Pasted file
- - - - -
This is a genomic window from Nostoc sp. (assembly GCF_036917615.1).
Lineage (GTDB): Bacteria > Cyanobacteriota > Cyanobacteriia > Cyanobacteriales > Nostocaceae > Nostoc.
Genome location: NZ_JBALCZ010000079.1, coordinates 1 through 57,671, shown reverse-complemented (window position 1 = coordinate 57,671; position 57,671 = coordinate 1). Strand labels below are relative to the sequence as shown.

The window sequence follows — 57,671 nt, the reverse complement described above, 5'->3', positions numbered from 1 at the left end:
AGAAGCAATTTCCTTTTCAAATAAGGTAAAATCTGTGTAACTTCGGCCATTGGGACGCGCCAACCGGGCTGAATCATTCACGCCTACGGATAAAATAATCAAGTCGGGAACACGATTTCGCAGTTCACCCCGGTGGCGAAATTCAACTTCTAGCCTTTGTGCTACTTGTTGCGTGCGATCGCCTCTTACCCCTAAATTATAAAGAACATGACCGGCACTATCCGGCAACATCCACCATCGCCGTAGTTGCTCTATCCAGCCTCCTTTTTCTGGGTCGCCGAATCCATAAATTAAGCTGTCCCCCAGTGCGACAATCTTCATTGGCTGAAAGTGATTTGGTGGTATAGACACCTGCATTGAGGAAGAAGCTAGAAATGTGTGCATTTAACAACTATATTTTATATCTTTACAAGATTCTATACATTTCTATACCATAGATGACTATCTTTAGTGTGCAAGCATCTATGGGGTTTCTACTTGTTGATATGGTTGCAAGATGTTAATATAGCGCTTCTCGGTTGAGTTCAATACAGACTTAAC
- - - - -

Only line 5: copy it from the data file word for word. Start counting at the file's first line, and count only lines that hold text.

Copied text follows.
AGAAGCAATTTCCTTTTCAAATAAGGTAAAATCTGTGTAACTTCGGCCATTGGGACGCGCCAACCGGGCTGAATCATTCACGCCTACGGATAAAATAATCAAGTCGGGAACACGATTTCGCAGTTCACCCCGGTGGCGAAATTCAACTTCTAGCCTTTGTGCTACTTGTTGCGTGCGATCGCCTCTTACCCCTAAATTATAAAGAACATGACCGGCACTATCCGGCAACATCCACCATCGCCGTAGTTGCTCTATCCAGCCTCCTTTTTCTGGGTCGCCGAATCCATAAATTAAGCTGTCCCCCAGTGCGACAATCTTCATTGGCTGAAAGTGATTTGGTGGTATAGACACCTGCATTGAGGAAGAAGCTAGAAATGTGTGCATTTAACAACTATATTTTATATCTTTACAAGATTCTATACATTTCTATACCATAGATGACTATCTTTAGTGTGCAAGCATCTATGGGGTTTCTACTTGTTGATATGGTTGCAAGATGTTAATATAGCGCTTCTCGGTTGAGTTCAATACAGACTTAAC